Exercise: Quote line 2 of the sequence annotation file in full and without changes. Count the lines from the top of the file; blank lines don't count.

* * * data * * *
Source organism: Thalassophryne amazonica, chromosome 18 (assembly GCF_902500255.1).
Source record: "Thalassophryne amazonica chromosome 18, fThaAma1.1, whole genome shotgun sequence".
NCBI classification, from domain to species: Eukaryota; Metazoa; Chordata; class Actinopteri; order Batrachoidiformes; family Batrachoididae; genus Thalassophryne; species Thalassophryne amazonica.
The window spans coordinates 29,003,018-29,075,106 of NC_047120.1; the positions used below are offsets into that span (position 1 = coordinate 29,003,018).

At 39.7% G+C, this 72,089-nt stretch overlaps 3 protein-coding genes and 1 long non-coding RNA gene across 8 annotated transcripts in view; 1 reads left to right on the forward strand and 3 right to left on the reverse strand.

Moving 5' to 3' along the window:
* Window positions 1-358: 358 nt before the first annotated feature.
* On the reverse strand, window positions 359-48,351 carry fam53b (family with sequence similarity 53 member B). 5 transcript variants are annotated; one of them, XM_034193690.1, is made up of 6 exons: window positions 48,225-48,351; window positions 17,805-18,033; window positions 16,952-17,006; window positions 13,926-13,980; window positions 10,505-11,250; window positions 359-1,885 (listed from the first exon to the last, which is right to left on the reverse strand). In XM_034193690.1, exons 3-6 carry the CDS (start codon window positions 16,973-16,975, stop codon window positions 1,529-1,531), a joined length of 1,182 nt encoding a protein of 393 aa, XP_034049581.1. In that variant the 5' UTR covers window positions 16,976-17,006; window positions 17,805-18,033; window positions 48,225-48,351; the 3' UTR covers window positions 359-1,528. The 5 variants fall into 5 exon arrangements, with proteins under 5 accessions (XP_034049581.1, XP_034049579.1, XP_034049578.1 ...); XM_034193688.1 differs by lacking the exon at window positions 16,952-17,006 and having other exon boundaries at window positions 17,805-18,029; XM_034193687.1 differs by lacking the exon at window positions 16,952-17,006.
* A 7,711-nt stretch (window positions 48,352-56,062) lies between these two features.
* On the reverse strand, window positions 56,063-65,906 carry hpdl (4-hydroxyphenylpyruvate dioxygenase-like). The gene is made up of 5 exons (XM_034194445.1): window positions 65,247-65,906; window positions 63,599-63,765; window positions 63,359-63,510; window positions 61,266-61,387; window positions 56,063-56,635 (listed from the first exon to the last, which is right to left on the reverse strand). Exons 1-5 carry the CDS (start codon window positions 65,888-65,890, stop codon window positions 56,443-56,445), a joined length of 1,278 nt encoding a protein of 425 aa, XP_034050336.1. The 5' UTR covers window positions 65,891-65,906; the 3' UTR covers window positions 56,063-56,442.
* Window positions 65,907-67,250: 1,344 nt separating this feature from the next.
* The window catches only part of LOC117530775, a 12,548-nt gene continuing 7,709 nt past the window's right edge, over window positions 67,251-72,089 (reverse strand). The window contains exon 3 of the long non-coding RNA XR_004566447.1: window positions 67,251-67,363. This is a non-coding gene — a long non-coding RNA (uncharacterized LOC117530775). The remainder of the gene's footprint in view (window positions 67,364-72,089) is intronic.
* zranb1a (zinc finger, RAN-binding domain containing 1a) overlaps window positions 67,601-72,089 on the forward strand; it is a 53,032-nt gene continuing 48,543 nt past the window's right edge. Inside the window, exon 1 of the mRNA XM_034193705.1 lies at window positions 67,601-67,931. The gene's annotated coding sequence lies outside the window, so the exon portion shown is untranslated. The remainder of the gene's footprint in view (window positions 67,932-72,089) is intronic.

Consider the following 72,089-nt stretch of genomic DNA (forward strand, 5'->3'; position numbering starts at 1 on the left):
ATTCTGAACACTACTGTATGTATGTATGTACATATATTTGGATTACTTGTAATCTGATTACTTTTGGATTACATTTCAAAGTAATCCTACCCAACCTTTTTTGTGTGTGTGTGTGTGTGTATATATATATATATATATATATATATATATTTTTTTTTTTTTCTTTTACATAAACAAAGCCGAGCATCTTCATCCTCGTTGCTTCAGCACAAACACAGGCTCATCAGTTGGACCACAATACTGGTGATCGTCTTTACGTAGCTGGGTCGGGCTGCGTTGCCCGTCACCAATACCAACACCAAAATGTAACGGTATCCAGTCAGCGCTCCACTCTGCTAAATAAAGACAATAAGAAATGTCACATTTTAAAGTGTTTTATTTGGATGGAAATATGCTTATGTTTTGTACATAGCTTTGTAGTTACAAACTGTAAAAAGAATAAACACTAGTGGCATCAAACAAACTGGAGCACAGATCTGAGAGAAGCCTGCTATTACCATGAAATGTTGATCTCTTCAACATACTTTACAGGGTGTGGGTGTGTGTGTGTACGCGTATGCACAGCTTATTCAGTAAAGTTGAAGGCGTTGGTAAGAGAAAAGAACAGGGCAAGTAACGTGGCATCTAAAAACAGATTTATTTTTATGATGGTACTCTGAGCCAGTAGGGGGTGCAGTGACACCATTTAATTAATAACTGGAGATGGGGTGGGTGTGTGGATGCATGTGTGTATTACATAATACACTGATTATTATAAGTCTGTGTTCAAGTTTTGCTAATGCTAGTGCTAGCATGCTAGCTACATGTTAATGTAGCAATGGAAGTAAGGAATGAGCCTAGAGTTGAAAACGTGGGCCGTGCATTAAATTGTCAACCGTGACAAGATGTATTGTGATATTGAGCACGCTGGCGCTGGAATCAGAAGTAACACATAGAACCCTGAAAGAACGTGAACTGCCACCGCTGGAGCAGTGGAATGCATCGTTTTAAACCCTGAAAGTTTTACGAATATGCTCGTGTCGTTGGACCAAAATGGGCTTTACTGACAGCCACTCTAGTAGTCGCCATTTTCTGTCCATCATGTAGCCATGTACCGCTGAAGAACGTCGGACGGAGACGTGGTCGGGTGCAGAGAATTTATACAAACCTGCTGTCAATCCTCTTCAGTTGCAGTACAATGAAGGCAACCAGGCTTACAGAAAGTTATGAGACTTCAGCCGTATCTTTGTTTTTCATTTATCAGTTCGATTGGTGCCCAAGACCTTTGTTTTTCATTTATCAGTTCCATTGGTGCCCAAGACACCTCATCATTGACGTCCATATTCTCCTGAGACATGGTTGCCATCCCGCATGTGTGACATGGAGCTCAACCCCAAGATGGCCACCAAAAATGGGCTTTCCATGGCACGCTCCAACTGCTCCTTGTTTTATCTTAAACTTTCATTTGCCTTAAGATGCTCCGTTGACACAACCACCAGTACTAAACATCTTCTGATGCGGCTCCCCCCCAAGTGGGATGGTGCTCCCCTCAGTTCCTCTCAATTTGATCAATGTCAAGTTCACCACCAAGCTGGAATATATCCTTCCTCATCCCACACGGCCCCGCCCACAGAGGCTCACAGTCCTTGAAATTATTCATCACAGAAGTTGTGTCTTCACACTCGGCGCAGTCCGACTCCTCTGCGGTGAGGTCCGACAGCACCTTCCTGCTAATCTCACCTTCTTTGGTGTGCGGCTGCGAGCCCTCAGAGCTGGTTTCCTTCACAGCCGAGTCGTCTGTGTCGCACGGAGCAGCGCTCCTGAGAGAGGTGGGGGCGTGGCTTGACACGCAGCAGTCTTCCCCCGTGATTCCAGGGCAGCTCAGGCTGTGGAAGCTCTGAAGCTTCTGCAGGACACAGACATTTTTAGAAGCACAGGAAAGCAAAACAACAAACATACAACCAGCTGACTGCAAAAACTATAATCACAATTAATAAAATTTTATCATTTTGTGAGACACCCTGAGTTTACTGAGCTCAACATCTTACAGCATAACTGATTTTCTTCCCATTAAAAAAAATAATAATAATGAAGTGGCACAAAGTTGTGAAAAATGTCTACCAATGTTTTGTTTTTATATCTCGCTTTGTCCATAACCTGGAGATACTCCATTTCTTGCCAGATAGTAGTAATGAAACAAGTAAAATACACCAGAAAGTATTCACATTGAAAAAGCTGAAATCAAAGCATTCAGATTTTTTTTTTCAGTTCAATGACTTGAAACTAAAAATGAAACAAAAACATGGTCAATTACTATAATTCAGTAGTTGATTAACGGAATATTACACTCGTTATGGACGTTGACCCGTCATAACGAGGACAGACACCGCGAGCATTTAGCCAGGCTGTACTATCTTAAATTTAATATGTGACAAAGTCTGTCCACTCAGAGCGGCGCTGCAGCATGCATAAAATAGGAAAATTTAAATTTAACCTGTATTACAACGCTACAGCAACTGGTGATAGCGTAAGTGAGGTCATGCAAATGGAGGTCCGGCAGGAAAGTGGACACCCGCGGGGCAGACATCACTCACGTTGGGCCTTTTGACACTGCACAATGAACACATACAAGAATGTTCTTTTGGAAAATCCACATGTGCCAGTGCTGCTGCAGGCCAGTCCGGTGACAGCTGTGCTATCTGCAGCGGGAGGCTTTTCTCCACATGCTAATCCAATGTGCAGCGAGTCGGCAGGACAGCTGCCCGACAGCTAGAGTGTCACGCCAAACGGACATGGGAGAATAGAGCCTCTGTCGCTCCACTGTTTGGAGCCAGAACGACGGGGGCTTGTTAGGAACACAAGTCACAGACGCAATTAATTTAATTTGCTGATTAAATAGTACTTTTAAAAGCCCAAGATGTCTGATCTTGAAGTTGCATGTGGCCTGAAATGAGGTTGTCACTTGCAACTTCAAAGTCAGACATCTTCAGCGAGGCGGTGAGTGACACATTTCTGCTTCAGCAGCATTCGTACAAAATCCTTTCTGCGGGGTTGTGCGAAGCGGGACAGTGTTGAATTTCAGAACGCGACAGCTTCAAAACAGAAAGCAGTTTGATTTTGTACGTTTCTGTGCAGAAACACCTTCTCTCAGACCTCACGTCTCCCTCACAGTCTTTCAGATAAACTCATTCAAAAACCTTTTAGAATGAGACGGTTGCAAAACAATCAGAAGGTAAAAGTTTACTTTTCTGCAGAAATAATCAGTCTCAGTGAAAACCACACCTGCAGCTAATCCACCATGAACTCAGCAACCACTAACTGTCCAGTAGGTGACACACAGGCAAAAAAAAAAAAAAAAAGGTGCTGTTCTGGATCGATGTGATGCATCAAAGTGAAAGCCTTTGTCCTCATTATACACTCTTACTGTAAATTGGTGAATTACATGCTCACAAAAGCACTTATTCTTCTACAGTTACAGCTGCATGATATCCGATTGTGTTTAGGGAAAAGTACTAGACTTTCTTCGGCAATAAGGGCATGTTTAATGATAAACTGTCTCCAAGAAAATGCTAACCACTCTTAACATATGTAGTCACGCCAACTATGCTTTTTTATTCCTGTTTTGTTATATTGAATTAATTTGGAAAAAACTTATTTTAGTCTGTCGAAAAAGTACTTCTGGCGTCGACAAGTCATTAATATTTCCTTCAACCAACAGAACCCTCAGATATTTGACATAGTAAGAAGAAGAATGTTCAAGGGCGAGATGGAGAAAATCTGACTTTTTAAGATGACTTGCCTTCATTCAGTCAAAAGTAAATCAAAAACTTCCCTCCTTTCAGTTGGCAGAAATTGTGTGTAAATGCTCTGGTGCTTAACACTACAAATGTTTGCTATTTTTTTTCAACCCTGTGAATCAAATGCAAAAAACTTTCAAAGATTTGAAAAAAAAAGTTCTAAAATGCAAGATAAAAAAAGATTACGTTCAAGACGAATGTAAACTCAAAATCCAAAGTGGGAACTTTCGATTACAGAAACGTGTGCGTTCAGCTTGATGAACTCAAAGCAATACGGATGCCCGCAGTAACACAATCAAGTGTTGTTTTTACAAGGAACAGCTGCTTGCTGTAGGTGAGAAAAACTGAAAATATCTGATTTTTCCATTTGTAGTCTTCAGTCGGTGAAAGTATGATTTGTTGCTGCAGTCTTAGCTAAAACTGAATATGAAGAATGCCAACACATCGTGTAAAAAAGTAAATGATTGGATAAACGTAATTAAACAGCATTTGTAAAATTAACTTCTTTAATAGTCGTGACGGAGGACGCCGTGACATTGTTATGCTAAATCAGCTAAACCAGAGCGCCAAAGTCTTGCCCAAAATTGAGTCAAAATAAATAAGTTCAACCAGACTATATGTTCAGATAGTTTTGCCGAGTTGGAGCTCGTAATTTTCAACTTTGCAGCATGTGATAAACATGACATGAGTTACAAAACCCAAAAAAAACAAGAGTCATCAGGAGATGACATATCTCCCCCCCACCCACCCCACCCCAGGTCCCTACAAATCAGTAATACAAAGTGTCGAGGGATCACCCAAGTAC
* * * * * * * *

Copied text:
Source record: "Thalassophryne amazonica chromosome 18, fThaAma1.1, whole genome shotgun sequence".